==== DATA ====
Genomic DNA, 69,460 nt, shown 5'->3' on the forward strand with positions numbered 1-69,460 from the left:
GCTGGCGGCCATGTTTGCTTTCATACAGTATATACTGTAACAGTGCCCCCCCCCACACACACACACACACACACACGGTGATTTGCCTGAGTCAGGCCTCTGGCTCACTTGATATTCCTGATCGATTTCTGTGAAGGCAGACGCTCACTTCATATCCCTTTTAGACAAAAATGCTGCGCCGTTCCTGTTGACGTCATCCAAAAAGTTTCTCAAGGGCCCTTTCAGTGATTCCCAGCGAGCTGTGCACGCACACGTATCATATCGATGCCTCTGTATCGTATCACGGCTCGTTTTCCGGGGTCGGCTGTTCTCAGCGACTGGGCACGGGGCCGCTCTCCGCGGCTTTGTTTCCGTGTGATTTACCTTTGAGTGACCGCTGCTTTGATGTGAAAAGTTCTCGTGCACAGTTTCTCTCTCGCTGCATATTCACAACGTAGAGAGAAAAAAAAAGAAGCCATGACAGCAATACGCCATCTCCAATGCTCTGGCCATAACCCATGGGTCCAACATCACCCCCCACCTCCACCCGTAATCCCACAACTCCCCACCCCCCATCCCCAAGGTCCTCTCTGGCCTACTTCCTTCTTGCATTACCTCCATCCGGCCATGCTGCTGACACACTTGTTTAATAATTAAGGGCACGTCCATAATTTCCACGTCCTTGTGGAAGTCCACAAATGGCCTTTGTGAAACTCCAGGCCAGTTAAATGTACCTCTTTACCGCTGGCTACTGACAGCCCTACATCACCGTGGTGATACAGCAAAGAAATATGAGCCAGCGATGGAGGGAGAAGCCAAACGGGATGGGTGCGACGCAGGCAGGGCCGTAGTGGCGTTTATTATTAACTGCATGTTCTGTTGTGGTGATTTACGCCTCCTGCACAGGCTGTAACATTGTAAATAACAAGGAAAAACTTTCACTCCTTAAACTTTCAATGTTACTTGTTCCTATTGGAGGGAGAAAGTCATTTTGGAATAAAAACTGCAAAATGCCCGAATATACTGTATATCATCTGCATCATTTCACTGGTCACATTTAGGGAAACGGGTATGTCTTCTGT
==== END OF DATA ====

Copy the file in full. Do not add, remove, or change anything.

Genomic DNA, 69,460 nt, shown 5'->3' on the forward strand with positions numbered 1-69,460 from the left:
GCTGGCGGCCATGTTTGCTTTCATACAGTATATACTGTAACAGTGCCCCCCCCCACACACACACACACACACACACGGTGATTTGCCTGAGTCAGGCCTCTGGCTCACTTGATATTCCTGATCGATTTCTGTGAAGGCAGACGCTCACTTCATATCCCTTTTAGACAAAAATGCTGCGCCGTTCCTGTTGACGTCATCCAAAAAGTTTCTCAAGGGCCCTTTCAGTGATTCCCAGCGAGCTGTGCACGCACACGTATCATATCGATGCCTCTGTATCGTATCACGGCTCGTTTTCCGGGGTCGGCTGTTCTCAGCGACTGGGCACGGGGCCGCTCTCCGCGGCTTTGTTTCCGTGTGATTTACCTTTGAGTGACCGCTGCTTTGATGTGAAAAGTTCTCGTGCACAGTTTCTCTCTCGCTGCATATTCACAACGTAGAGAGAAAAAAAAAGAAGCCATGACAGCAATACGCCATCTCCAATGCTCTGGCCATAACCCATGGGTCCAACATCACCCCCCACCTCCACCCGTAATCCCACAACTCCCCACCCCCCATCCCCAAGGTCCTCTCTGGCCTACTTCCTTCTTGCATTACCTCCATCCGGCCATGCTGCTGACACACTTGTTTAATAATTAAGGGCACGTCCATAATTTCCACGTCCTTGTGGAAGTCCACAAATGGCCTTTGTGAAACTCCAGGCCAGTTAAATGTACCTCTTTACCGCTGGCTACTGACAGCCCTACATCACCGTGGTGATACAGCAAAGAAATATGAGCCAGCGATGGAGGGAGAAGCCAAACGGGATGGGTGCGACGCAGGCAGGGCCGTAGTGGCGTTTATTATTAACTGCATGTTCTGTTGTGGTGATTTACGCCTCCTGCACAGGCTGTAACATTGTAAATAACAAGGAAAAACTTTCACTCCTTAAACTTTCAATGTTACTTGTTCCTATTGGAGGGAGAAAGTCATTTTGGAATAAAAACTGCAAAATGCCCGAATATACTGTATATCATCTGCATCATTTCACTGGTCACATTTAGGGAAACGGGTATGTCTTCTGT